Friday, April 11, 2014

Week update.

The living room is cozy-dark as I sip my coffee and wait for the sun to decide that it is, indeed, morning. Watts is already on the move and I know that it will take me hours (and 2 cups of coffee) to catch up to his energy level.

It is the end of another (work) week and once again I am befuddled at how days can be so long and yet fly by so quickly. The weekend will be one spent entirely outside hopefully-- I am so thankful for spring and all of its hopeful beauty.

Watts is trucking along in treatment. His counts were still in a good range on Wednesday so we trekked to Brenner again yesterday for his IV Methotrexate and weekly appointment. He has one more week of 6-mp and then we are scheduled to admit next Thursday. We've asked to push back the admission three days until Monday, though, since Easter week is crazy in the church world and Michael will be tied up completely. So, Monday, April 21st, will be our last scheduled hospital stay! This is both exciting and terrifying.

Watts' appetite seems to be possibly-maybe-sort of-slowly improving this week. He has eaten a few bites of pasta, some guacamole and some bagel. His nausea has still been a problem (oddly enough since his appetite during the day is improving), though, and he's thrown up four out of the last five nights after we have given him his nightly oral chemo. And that is even with the maximum dose of Zofran (anti-nausea med) and a dose of Benadryl (for break-through nausea). We are using the NG tube for about 75% of his nutritional needs at this point and have even had to put fluids down it on a couple days.

With the nausea, of course, comes a lot of nights of broken sleep. Watts has been waking up around four times a night and his morning wake-up time has been between 4:30am and 5:30am. Ugh. With his erratic sleep schedule combined with Piper's sleep terrors and desire to co-sleep, Michael and I are walking zombies.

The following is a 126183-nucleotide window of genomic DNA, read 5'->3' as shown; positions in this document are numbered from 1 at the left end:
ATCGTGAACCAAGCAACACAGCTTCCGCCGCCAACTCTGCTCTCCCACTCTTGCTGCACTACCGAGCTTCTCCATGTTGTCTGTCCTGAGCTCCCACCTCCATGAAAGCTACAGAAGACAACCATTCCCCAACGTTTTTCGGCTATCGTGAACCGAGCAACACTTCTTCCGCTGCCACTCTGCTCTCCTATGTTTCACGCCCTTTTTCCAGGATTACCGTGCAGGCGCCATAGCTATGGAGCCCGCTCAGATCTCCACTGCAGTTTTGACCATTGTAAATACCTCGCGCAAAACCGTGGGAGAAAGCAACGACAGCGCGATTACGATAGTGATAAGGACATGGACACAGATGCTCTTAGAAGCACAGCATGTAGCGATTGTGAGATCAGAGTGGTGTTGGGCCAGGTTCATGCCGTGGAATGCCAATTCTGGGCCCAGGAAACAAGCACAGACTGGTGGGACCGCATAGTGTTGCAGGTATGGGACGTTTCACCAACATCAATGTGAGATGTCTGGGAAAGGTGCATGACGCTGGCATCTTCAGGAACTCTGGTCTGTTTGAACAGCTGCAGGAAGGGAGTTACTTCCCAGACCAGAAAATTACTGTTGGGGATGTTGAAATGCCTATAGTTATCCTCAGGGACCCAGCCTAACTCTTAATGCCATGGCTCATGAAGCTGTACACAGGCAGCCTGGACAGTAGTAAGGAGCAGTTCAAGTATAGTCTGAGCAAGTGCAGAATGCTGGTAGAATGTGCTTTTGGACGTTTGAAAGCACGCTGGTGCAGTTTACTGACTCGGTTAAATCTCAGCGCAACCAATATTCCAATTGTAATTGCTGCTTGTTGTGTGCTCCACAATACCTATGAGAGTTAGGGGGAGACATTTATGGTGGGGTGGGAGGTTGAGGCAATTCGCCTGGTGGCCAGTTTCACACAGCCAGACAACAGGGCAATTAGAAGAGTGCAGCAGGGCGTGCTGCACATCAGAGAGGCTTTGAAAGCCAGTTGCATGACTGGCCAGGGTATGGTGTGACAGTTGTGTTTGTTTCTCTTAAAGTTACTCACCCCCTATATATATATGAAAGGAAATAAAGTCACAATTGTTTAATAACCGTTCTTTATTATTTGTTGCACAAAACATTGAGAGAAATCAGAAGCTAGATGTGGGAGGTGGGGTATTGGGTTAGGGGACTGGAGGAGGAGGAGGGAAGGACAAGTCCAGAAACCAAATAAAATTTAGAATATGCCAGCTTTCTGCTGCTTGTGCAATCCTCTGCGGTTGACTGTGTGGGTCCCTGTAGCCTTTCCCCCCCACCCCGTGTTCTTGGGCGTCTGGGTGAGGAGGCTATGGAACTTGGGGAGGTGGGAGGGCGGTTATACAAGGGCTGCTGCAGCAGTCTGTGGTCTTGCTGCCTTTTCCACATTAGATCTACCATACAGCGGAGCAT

All of this sleeplessness and nutrition-stress is put into perspective, though, after spending any amount of time with Gideon Watts. He is hilarious, affectionate, and a true trooper dealing with all of these crazy treatments. It is amazing (and sad) to realize that he has had cancer and been in treatment for more than half of his life. A world of needles and doctors and feeling yucky is the norm for him. [Side-note: He knows all of the steps at our clinic appointments and will lead the way through getting vitals, stepping on the scale and holding his head still to get his height. With the doctor, he grabs the stethoscope and puts it first on his heart and then moves it, unprompted, to his belly and turns his head to show his ears when the doctor grabs the otoscope and then opens his mouth and sticks out his tongue. The tears start when we mask up to access his port and he starts cheering as soon as the nurse de-accesses him.]

What an amazing little warrior!

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